Poulin stated that an information sharing analysis center (ISAC) is a forum to discuss cyber issues, making everyone aware of who’s being attacked, how they’re being attacked, what the hackers are after and what an organization is using that is successful. There is also a more tactful side to an ISAC: Forensic information can be shared to prevent others from the same scenario.
“One thing that can complicate things is city, state and federal regulations,” Poulin said. “There are a crushing amount of regulations that everyone is subject to.”
For instance, if a city takes a credit card payment or anything like that, they are subject to PCI compliance, Poulin stated. Municipalities have a complex network of different departments that store different information — taxes, police department records, physicals for officers and fire personnel and so much more.
“Complexity is an enemy of cybersecurity,” Poulin said. “Complexity doesn’t only mean your architecture, but also means everything that goes on: how much data you store, where you store it, who has access to it.”
Knowing what compliance regulations your municipality falls under will also help in the development, implementation and execution of your IT infrastructure. For example, certain states have specific compliance requirements that others may not have, and those may apply to a city if it employs someone who lives in that state, or if it conducts business with a vendor from that state.
According to Welder, one key thing any municipality should have in place is a hardening of its framework.
“I always think of cybersecurity as building defenses,” Welder said. “We think of a castle. A castle is not just an individual structure. There’s the castle itself, and then there’s walls around that, and walls around that, and walls around that, and then a moat and maybe an open field. If you think about all of those layered defenses with that, if your mindset is that the hackers only need to be right once, I need to make sure that I have many things that they have to pass through to get into the network. Regardless of budget, how hard do municipalities need to make their network for those cybersecurity criminals to access the ‘crown jewels’? Hardening your network.”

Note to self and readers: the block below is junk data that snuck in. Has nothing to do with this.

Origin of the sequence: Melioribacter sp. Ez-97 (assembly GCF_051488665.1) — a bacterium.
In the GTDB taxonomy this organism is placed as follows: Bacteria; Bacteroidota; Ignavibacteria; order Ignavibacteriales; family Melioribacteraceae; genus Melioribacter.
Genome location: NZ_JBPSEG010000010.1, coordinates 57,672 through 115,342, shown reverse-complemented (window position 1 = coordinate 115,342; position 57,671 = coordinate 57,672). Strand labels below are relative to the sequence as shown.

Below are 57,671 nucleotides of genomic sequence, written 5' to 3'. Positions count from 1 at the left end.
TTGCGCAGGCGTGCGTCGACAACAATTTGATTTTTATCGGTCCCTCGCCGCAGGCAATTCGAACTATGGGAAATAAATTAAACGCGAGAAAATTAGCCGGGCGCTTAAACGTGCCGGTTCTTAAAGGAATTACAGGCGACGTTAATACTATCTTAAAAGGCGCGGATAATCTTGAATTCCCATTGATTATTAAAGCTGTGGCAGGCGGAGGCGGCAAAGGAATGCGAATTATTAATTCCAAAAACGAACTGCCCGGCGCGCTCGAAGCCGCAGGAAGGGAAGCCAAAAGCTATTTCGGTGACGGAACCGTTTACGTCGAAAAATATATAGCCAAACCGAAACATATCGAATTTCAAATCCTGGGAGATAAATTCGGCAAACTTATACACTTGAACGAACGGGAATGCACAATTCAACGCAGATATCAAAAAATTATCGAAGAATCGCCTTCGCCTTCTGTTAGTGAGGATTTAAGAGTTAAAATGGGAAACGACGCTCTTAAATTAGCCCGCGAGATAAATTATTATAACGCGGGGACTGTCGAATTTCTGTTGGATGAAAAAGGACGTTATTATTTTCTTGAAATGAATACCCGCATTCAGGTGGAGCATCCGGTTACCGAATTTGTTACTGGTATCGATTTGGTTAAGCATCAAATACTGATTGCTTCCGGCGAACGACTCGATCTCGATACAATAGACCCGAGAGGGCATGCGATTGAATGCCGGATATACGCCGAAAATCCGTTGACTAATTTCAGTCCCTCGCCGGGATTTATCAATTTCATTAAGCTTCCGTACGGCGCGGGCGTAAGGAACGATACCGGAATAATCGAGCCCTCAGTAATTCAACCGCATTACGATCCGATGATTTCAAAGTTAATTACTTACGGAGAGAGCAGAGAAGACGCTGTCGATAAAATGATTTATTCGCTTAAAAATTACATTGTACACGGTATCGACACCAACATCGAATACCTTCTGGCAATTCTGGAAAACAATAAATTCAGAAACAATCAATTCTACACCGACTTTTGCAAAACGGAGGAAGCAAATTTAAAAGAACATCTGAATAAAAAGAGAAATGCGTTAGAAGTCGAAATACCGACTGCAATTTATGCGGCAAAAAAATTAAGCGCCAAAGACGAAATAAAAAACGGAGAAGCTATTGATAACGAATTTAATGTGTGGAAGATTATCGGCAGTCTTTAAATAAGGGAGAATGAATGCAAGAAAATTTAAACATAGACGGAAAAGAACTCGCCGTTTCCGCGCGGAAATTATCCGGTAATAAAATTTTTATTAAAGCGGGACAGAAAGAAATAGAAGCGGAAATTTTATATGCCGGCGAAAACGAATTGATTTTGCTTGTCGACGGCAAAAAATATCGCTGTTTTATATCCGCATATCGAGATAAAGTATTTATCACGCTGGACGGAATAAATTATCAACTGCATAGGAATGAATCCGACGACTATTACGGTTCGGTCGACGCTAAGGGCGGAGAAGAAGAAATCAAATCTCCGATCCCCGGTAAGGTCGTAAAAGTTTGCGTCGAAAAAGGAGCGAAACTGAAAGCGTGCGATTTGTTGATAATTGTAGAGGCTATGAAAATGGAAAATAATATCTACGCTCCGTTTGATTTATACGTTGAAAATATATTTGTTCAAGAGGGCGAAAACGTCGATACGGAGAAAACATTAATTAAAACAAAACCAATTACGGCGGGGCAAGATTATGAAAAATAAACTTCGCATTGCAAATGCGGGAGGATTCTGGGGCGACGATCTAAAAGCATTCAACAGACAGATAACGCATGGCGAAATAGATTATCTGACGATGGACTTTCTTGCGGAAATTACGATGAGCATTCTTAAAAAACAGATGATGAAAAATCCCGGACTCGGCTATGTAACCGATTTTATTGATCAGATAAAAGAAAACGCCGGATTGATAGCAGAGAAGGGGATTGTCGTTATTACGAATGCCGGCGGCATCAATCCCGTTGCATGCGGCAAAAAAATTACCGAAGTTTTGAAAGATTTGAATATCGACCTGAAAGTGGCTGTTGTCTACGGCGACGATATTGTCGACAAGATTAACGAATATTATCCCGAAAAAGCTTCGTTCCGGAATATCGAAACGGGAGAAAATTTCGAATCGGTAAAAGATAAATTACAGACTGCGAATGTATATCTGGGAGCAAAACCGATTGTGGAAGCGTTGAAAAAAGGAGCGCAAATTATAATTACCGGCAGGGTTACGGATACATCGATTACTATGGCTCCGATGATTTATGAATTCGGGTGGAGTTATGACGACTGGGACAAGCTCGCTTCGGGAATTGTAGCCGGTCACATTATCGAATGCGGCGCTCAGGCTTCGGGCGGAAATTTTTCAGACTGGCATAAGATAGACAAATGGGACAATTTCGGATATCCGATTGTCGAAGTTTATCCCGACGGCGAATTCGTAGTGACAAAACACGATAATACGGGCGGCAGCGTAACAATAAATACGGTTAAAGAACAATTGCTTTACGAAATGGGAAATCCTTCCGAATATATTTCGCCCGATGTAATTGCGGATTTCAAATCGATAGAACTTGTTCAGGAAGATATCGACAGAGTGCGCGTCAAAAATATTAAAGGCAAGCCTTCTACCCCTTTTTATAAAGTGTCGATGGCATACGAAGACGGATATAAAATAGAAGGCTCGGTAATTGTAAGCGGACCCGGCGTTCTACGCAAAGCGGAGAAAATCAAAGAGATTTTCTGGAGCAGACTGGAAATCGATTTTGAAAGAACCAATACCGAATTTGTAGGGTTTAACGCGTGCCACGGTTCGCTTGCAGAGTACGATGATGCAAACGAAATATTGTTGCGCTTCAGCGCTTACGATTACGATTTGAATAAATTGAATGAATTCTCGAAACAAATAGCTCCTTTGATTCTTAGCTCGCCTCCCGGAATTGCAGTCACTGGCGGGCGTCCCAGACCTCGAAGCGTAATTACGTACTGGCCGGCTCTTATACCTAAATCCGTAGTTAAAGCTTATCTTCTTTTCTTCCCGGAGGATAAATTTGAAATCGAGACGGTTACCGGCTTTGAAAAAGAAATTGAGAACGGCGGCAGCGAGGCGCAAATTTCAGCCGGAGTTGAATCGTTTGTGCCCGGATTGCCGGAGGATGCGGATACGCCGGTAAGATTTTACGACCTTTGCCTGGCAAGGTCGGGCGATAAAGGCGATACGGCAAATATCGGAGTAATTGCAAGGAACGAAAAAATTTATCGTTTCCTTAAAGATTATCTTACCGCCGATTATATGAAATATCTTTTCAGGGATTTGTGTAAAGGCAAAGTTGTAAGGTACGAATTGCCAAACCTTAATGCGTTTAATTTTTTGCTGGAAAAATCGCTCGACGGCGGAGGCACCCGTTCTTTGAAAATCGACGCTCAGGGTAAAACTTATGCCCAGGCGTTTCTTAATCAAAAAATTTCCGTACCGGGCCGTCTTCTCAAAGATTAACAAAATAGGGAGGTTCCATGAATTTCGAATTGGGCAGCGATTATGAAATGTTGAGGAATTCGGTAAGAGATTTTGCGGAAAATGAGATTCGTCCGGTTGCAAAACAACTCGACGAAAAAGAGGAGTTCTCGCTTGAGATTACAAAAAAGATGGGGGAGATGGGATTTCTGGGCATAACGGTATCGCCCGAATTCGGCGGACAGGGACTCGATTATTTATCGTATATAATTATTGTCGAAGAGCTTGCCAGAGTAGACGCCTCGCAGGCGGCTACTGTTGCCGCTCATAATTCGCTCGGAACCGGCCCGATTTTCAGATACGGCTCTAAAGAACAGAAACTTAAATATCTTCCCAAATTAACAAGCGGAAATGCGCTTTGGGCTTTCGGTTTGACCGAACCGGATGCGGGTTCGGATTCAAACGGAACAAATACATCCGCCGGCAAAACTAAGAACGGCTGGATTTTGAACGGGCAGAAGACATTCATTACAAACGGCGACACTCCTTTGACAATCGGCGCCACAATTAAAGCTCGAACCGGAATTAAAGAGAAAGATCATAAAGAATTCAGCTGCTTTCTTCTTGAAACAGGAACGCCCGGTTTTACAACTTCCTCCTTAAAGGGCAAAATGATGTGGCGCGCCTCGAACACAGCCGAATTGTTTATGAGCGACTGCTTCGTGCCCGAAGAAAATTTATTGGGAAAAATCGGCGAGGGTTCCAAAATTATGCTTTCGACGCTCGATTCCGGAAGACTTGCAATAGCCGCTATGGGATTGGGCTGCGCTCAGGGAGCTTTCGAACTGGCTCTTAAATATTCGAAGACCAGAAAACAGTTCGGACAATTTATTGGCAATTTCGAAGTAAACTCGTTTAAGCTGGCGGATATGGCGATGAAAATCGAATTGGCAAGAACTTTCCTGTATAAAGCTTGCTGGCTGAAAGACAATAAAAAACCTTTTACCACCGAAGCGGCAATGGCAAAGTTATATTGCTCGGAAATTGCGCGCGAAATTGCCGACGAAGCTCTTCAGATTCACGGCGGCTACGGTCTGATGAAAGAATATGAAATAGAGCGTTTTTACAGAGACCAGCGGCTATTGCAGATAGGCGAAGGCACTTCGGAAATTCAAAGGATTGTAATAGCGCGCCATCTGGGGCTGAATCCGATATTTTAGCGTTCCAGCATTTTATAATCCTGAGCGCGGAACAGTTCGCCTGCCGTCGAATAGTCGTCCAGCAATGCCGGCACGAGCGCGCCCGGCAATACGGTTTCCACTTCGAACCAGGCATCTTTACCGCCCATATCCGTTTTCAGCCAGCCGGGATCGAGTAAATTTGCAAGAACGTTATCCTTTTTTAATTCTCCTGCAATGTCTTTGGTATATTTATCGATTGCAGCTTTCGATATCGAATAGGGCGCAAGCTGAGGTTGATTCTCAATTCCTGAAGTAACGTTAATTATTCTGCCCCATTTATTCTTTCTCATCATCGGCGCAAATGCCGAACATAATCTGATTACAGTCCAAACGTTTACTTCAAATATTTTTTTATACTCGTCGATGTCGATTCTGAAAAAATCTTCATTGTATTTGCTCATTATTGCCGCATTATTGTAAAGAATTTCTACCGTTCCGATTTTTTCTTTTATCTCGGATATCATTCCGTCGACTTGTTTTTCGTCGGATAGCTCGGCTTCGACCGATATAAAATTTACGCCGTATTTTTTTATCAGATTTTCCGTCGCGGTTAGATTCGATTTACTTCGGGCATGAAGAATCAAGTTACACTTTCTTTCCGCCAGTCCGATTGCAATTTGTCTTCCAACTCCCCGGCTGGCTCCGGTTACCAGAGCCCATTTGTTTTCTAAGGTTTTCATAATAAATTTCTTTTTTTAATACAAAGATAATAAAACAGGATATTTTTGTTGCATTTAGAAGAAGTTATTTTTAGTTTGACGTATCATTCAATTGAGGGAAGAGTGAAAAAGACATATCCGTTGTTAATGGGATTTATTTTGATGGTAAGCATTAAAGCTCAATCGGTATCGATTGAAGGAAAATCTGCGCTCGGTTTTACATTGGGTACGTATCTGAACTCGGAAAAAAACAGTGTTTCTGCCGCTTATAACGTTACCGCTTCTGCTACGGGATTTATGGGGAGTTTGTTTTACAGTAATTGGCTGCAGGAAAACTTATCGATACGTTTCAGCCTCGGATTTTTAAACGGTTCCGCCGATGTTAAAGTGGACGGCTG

Welder questioned, from a systems-and-process perspective, have you hardened your environment? He stated the MITRE Framework perspective points out key areas where cities should harden their environment.
“In many instances, it’s all about keeping up with patches and plugging the holes. The bad guys aren’t creating new vulnerabilities; they are just exploiting existing ones. Harden your systems,” Welder said.
Hardening your network includes routine vulnerability assessments and penetration tests to see where those holes lie as well as patching known software bugs to ensure systems are operating with current, secure hardware.
Secondly, Welder said, cities need to monitor their networks with a single pane of glass that provides reporting for all the ebbs and flows. When you monitor the network, you can then see when abnormalities appear and investigate those abnormalities. Vulnerabilities are public knowledge. These vulnerabilities are routinely published by the Internet Crime Complaint Center — as well as Cybersecurity and Infrastructure Security Agency — under the FBI. It doesn’t take a lot from a cybercriminal to figure out where a potential risk may lie in a network. By creating an all-encompassing IT infrastructure that adheres to compliance, while assessing risks and vulnerabilities, municipalities can work toward a strong cybersecurity foundation to protect their networks and the people they serve.